Defensive strategies for the downturn
Paul O’Connor, Head of the UK-based Multi-Asset Team, considers the arguments for defensive asset allocation as interest rate hikes work through the financial system.
8 minute read
- Most assets made gains in the first quarter of 2023, although investors have struggled to decide how the factors influencing interest rates will balance out in the months ahead.
- The emergence of tensions in the banking sector and credit markets could be perceived as confirmation that interest rate increases are beginning to gain traction, reinforcing arguments for a US recession in the second half of 2023.
- At this stage of the economic cycle investors may want to consider defensive investment strategies, higher asset quality and diversification over more cyclical and higher-risk investments.
The first quarter of 2023 was rewarding for multi-asset investors, with equities, credit, emerging market debt, government bonds and gold all delivering positive returns. Still, this was no easy ride, with market leadership and direction abruptly changing multiple times as sentiment swung from one investment narrative to another. The mood in the markets was very different each month. While almost every asset class rallied in January as interest rate expectations were marked lower, February saw the complete reverse. March began with investor psychology dominated by concerns about the banking system but ended with markets seemingly shrugging these worries aside and most multi-asset portfolios enjoying positive returns over that volatile month.
Exhibit 1: Multi-asset returns in Q1 2023
Source: Bloomberg, Janus Henderson Investors. Data as at 31 March 2023. Past performance does not predict future returns.
Interest rate volatility
Amid this thematic turbulence, high interest rate volatility has been a persistent feature of the market environment this year. Market pricing for the December 2023 US Federal Funds rate rose from a low of 4.3% in January, to a high of 5.5% in February, before dropping below 3.7% in March, when concerns about the banking sector were at their most intense. Investors have clearly struggled to decide how the conflicting influences shaping interest rates will balance out in the quarters ahead. Options prices show that the level of uncertainty surrounding US interest rates has recently touched heights last seen during the Global Financial Crisis.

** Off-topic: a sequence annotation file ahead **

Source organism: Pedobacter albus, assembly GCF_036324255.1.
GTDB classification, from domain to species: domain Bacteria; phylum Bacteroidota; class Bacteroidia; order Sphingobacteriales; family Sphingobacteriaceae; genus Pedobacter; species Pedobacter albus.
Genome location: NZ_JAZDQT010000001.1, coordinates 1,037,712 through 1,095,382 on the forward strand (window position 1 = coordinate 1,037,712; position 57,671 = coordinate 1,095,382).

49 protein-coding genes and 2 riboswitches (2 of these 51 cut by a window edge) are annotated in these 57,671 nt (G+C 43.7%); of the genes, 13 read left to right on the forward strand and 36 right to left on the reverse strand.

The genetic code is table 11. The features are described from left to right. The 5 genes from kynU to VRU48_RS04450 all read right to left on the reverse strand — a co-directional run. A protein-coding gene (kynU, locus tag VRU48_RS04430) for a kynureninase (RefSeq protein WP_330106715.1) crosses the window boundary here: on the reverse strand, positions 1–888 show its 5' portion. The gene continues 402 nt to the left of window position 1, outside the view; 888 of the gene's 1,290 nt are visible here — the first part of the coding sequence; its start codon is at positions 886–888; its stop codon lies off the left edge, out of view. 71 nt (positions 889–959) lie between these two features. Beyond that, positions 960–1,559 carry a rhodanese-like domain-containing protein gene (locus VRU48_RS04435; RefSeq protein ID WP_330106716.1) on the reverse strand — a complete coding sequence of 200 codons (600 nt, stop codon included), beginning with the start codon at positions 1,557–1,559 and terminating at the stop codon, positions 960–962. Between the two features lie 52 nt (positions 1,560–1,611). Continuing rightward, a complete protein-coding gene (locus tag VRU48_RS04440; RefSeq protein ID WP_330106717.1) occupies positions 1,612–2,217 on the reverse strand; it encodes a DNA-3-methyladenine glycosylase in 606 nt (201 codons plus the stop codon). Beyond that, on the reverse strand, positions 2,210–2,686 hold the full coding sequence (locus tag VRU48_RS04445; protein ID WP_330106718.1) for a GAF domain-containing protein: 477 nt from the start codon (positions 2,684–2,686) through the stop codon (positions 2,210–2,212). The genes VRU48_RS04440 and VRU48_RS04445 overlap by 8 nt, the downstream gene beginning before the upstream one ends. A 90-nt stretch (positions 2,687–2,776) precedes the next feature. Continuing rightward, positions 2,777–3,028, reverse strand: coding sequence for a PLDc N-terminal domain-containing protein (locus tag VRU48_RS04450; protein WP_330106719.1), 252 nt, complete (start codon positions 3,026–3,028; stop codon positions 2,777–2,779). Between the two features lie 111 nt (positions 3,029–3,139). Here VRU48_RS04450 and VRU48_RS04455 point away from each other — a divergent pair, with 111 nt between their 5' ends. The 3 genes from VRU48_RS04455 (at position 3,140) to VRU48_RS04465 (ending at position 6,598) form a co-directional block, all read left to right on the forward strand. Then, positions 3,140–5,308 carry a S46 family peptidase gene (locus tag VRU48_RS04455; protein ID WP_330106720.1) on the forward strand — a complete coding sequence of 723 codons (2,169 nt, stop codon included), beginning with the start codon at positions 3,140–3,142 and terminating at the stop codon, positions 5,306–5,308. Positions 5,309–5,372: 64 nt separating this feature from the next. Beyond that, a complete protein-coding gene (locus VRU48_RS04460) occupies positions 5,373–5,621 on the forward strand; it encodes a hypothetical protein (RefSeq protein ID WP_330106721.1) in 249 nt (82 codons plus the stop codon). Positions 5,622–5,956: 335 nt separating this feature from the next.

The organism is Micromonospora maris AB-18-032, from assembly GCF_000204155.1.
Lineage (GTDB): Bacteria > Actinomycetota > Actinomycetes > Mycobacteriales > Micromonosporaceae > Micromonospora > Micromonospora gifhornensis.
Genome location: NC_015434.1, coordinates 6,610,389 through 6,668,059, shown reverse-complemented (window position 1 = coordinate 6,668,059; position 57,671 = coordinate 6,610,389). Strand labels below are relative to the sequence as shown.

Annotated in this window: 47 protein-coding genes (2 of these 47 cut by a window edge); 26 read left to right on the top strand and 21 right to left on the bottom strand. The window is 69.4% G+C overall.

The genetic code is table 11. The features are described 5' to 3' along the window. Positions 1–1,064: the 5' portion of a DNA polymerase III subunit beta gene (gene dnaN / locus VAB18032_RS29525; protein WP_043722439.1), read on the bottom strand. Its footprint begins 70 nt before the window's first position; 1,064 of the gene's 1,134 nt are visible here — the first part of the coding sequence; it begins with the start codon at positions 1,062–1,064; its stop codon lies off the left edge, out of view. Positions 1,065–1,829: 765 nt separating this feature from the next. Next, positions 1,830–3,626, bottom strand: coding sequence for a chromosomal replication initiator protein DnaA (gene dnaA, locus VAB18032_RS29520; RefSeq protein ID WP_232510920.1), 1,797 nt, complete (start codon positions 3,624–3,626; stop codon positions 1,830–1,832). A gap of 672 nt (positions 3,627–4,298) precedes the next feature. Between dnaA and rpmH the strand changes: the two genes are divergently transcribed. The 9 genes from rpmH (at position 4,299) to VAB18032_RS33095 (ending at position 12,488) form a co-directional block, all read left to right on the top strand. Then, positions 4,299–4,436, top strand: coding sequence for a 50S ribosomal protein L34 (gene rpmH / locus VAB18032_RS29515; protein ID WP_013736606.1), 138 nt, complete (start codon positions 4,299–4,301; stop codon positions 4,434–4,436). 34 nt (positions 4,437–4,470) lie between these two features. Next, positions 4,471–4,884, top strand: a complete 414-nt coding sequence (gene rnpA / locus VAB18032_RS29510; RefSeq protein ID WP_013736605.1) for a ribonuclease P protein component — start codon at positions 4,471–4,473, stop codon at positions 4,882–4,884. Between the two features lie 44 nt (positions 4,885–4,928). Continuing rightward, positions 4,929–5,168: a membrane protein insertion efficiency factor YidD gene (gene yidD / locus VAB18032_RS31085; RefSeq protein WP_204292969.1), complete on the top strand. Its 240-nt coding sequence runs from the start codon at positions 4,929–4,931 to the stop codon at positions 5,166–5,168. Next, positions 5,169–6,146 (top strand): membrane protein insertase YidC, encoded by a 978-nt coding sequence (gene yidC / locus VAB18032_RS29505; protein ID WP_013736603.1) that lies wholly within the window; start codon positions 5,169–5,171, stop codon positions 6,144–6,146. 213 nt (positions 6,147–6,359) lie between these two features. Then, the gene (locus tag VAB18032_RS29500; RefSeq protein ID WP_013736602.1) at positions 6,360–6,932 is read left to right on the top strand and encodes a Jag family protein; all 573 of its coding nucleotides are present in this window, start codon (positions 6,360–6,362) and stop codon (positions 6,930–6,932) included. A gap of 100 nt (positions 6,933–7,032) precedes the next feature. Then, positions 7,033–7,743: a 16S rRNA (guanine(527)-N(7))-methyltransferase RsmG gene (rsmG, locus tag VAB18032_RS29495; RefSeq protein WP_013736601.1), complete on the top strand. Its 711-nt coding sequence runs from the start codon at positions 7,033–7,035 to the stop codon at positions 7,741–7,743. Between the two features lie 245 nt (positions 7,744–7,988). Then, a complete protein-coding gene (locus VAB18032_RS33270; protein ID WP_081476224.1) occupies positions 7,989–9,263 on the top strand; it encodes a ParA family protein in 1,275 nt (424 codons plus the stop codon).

As these market gyrations suggest, this is not an easy time to be a central banker, with some data suggesting that more interest rate hikes are needed and others hinting that interest rates are probably high enough. For example, the US Federal Reserve (Fed) currently faces an unemployment rate close to a 50-year low, nearly 10 million unfilled job vacancies and calls from many economists for further monetary tightening. However, at the same time, there are concerns that the economy is already losing momentum and previous interest rates hikes have not yet had their full impact. These reasons justify the Fed to pause hiking to allow time to evaluate how these lagged effects will materialise.